I restart my Mac Pro every day. The only OS I’ve ever used that can run for months with no restart is Linux and that was before is became graphics heavy. Unless a computer is used for one thing such as a security cam it needs to be burped once in a while.
    From an iPhone to a desktop rebooting once in a while will clear the memory and solve any common problems that might slow the computer.
    I don’t shut down my Mac a night because it does have to run maintenance scripts.

    1/18/18 @ 9:25 am

    JC: Typical Mac users should leave “Put hard disks to sleep” checked.

    1/18/18 @ 9:26 am

    David: Hard drives manage themselves. I believe maximum RPM is only used when it has a lot of work to do — like an app is writing out a huge video file or something. Typically, normal users shouldn’t worry about the specific of hard drive use. Just let the hardware do its job. Worrying about the details of drive use is something people that run massive server farms need to be concerned about, not personal computer users.

    1/18/18 @ 9:30 am

    Jan: I don’t know what those “temp” files are — hard for me to advise since I don’t have the details. Perhaps you have some app or process that is creating them? But even so, why worry about them?

    1/18/18 @ 9:43 am

    John: If your Mac was in danger from just sleeping, then it would be in danger from being awake too. And you need it to be awake to use it, right? So, no, there is no additional danger having your Mac sleep.

    1/18/18 @ 9:46 am

    Haz: The only time I have restarted in months has been for a system update that required it and one time when I needed to switch out a UPS. I use lots of heavy software and don’t have any issues. If you are having trouble that requires that you restart your Mac for things to work well, then you should figure out what is causing the trouble because restarting is a poor way to deal with the issue.

    Bert Mullemeister
    1/19/18 @ 2:01 pm

    Hi,thanks for your many useful videos.I am an iMac power user and tried your suggestion . I woke up at 2am this morning when the computer decided to wake up and lit up my bed room so had to switch it off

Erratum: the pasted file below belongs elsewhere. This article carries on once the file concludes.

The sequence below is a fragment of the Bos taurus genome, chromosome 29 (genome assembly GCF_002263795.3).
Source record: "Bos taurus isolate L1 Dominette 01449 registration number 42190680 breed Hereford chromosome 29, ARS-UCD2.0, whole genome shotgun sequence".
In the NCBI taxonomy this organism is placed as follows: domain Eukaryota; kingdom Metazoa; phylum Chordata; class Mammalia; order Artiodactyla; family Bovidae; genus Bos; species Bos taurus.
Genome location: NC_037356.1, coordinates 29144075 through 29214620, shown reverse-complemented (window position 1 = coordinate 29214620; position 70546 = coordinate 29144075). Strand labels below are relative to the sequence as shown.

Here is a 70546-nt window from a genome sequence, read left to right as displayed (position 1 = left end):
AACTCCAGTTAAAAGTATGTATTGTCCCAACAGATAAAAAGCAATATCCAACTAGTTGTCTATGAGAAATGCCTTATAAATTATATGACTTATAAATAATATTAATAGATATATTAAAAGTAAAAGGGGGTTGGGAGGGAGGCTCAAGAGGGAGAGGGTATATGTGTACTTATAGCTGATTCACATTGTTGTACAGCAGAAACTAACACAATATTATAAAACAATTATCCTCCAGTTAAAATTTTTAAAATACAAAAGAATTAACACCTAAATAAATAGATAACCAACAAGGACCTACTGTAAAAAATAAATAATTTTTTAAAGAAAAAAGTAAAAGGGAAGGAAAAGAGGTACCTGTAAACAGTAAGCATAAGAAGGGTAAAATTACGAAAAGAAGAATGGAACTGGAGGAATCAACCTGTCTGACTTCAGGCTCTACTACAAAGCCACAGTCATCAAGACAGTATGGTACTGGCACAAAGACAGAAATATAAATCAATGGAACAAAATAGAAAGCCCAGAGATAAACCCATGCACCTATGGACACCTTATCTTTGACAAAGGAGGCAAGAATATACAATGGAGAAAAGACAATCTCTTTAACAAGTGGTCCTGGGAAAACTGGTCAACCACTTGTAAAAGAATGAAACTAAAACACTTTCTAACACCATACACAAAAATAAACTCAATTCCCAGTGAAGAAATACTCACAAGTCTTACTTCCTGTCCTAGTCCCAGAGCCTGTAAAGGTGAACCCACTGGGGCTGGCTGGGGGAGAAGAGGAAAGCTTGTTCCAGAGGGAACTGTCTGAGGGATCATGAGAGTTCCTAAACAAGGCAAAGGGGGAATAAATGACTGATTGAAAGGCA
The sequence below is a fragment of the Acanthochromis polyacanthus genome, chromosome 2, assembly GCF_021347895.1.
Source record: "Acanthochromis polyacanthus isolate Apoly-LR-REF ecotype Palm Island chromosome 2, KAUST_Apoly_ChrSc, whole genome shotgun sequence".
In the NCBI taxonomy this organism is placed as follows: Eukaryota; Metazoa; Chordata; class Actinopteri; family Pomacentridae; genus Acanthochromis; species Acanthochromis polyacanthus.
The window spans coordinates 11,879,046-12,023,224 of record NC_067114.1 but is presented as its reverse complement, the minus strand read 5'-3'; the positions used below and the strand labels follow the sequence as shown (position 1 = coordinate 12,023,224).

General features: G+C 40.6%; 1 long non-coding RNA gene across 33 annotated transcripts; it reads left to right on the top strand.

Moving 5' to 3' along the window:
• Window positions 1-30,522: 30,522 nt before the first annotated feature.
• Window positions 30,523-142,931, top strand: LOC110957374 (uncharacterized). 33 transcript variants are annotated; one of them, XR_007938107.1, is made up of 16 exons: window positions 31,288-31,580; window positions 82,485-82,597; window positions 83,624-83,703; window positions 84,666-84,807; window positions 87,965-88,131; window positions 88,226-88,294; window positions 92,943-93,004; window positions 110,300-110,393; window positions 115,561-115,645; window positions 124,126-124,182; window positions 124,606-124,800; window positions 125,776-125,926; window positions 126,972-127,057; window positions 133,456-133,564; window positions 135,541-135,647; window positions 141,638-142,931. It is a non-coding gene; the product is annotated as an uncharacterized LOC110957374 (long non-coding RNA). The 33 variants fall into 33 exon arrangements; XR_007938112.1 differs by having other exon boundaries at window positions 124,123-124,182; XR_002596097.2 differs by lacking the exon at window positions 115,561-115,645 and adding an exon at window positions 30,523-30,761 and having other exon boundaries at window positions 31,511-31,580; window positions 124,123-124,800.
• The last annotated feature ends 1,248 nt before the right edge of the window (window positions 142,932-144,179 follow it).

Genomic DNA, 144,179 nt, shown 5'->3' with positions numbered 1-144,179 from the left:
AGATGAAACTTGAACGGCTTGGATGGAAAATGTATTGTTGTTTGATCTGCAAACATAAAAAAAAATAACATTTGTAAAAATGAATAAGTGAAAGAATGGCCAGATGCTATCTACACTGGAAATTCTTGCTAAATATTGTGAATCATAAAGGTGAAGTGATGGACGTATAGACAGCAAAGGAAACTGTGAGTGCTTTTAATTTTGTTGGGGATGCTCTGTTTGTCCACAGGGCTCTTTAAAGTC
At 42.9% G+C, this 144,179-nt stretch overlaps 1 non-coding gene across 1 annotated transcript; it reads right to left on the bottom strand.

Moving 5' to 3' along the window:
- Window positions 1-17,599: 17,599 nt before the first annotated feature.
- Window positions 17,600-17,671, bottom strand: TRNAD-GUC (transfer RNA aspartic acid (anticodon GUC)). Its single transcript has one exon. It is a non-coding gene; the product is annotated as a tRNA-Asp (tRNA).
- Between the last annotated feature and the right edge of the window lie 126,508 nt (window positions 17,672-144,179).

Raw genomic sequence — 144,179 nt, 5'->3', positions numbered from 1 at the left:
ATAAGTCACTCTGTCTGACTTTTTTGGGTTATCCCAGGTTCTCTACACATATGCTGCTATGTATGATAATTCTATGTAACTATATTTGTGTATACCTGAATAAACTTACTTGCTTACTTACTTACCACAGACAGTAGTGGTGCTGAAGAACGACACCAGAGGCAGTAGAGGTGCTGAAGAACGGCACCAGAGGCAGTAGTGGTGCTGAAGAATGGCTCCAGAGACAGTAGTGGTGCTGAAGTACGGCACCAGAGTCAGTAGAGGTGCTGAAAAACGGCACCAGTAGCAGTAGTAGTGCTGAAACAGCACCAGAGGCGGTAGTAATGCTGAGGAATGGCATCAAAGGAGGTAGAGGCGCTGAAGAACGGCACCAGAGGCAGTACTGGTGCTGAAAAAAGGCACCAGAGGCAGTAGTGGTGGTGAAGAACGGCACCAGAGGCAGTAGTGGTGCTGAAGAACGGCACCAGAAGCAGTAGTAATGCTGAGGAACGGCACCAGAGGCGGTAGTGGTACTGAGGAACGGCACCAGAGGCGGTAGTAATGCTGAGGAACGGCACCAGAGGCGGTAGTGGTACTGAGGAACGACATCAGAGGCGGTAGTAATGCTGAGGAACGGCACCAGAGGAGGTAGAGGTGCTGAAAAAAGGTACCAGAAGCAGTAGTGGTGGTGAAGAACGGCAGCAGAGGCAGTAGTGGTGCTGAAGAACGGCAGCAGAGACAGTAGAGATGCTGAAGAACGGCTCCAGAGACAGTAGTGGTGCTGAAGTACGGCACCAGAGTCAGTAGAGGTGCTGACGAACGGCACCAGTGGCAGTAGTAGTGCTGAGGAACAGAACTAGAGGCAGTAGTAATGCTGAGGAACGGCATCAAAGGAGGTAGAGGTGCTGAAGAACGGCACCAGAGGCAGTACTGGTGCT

1/19/18 @ 2:26 pm

    Bert: It shouldn’t do that. Could be software, or a connected device causing the issue. I’d look into it.

    Bert Mullemeister
    1/19/18 @ 3:53 pm

    I found this and will try that
    To prevent this from happening, go to System Preferences > Energy Saver and uncheck the box next to Wake for network access. This will prevent any outside internet or network activity from waking up your Mac randomly

    David Girling
    1/21/18 @ 5:26 am

    Every night, I clear the menu and close all apps using Force Quit on my Mac Mini. Then I log out and click on Sleep. Several times recently, it would not open when I hit a key, although the power light was on, and the top surface was very hot. Each time I completely shut it down with the corner power button and then successfully opened it by pressing the button again after few minutes. Any idea what’s happening? Should I stop logging out and just press Sleep. Should I eject ext. hrd dsks also?

    1/21/18 @ 7:49 am

    David: First, never force-quit an app unless it is frozen. And if it freezes on a regular basis, investigate and fix the issue. Otherwise, just quit normally. But for most (all?) apps you don’t need to quit them. I never quit my apps before putting my Mac to sleep. No need to log out either. Just sleep. Besides the visible running apps there are app helpers and other background processes that are running you you don’t “quit” — and it is probably one of those that is causing the issue. A firsthand look by an expert may help. (Genius Bar, etc).

    David Girling
    1/22/18 @ 2:45 am

    Many thanks, Gary, for your advice. That’s one more pre-bedtime computer chore I can dispense with!

    Jerry Raphael
    1/29/18 @ 6:49 pm

    I put my iMac to sleep and it will wake up if I use it several hours later but if I try to wake it the next morning it needs to be powered up. Any suggestions?

    1/29/18 @ 6:51 pm

    Jerry: Hard to advise as it probably requires a firsthand-look to figure out what is wrong.

Comments Closed.